Continuous Blowdown (CBD) valves:

  • Continuous blowdown operates on a set of time intervals to perform the elimination of solid corrosive particles.
  • Continuous Blowdown valves operate in the continuous open position by continuously releasing water through a blowdown tap near the water surface of the boiler.
  • This maintains the Total Dissolved Solid level of feed water in the boiler drum.
  • A continuous blowdown valve looks like an angle valve having a needle-shaped trim inside a venturi diffuser.
  • This venturi diffuser provides sufficient area for the high-velocity flashing water to avoid choked flow.
  • A continuous blowdown makes use of flash tanks and heat exchangers to stimulate the maintenance of water and heat levels.
  • Its continuity replaces or removes the manual type that encourages the accumulation of solid impurities in the boiler.
  • Continuous blowdown setting depends on:
    1. Boiler design
    2. Feed water properties
    3. Boiler operating conditions
    4. Control of the blowdown is essential to prevent explosions and other problems caused by flash steam and pressure differences.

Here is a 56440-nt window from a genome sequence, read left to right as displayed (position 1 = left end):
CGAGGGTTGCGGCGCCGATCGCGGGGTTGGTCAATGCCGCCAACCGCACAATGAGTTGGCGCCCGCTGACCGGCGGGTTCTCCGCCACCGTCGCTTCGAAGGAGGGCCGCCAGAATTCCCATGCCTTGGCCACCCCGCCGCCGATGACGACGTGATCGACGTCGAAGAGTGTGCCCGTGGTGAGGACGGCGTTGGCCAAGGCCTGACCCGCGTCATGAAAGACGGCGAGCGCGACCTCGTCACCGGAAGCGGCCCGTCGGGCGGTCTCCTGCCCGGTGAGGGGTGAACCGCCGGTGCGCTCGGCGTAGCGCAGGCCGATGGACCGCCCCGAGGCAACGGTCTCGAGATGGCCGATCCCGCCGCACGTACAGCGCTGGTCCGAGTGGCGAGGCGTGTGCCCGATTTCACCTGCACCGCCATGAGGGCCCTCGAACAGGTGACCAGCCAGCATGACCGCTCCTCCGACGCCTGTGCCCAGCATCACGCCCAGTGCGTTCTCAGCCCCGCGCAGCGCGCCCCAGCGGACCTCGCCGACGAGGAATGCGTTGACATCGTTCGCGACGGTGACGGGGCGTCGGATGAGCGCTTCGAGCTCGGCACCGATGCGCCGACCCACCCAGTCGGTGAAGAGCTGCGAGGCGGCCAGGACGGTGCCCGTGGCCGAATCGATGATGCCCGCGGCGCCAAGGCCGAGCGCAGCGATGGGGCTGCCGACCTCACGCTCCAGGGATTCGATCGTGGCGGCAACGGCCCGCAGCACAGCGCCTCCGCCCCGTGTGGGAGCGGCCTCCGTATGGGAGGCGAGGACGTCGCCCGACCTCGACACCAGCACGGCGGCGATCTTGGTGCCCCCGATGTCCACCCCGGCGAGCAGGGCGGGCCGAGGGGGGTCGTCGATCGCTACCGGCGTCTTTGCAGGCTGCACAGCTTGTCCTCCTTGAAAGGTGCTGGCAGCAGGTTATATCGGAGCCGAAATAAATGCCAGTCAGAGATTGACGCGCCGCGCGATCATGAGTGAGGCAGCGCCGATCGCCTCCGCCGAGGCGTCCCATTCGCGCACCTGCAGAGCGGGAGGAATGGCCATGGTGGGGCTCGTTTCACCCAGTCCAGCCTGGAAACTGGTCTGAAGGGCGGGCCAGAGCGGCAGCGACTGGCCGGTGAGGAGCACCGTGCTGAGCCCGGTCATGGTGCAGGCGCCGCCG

Intermittent Blowdown:

  • Intermittent blowdown is to remove undissolved solids from the boiler. Intermittent blowdown is known as bottom blowdown.
  • Although small amounts of solids are diffused throughout the boiler
  • In water tube boilers higher concentration occurs at the bottom points of the mud drum.
  • But in fire tube boilers higher concentration occurs at the bottom points of the boiler shell.
  • Large steam boilers consist of several bottom points of water wall section at its lowest part this intermittent blowdown connection is done
  • The intermittent blowdown serves as a drain at the waterside of the boiler.
  • The quality of the boiler feed water used defines the amount and frequency of intermittent blowdown.
  • For utility boilers, an intermittent blow-down line is opened for a short period as a daily routine task.
  • But for large boilers this line is opened only during start-up, shutting down, or at the time of boiler draining.